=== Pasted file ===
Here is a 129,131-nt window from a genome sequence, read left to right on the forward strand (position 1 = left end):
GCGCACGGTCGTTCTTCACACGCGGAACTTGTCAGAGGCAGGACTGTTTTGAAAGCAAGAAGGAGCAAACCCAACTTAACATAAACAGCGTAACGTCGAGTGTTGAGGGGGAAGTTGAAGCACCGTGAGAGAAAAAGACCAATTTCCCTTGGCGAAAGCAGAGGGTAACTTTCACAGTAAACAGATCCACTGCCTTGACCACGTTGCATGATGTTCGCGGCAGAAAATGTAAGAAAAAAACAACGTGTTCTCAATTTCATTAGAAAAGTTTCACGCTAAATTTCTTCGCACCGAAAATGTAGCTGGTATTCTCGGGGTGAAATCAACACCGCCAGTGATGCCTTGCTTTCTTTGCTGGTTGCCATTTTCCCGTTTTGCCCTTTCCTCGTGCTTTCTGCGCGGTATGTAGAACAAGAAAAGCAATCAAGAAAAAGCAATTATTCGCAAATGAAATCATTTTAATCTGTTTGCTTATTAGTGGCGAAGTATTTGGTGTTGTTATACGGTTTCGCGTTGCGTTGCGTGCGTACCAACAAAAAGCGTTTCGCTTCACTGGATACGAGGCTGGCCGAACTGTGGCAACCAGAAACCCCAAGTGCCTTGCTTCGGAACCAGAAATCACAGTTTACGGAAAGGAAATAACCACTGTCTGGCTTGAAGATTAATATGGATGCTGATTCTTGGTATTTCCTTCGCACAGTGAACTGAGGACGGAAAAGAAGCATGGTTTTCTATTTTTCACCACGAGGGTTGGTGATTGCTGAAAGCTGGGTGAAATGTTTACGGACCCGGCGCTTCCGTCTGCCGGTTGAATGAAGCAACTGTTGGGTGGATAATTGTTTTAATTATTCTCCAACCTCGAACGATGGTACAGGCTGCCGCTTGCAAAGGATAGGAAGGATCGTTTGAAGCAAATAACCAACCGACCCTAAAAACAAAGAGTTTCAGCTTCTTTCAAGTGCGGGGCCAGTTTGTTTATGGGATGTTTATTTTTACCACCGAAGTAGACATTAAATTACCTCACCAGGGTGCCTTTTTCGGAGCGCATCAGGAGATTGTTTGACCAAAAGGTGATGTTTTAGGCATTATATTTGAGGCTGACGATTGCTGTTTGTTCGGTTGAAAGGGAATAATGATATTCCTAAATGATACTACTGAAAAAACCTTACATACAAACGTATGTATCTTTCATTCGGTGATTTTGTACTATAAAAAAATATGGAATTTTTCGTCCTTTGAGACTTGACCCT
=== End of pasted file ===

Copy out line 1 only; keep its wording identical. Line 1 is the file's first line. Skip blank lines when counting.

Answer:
Here is a 129,131-nt window from a genome sequence, read left to right on the forward strand (position 1 = left end):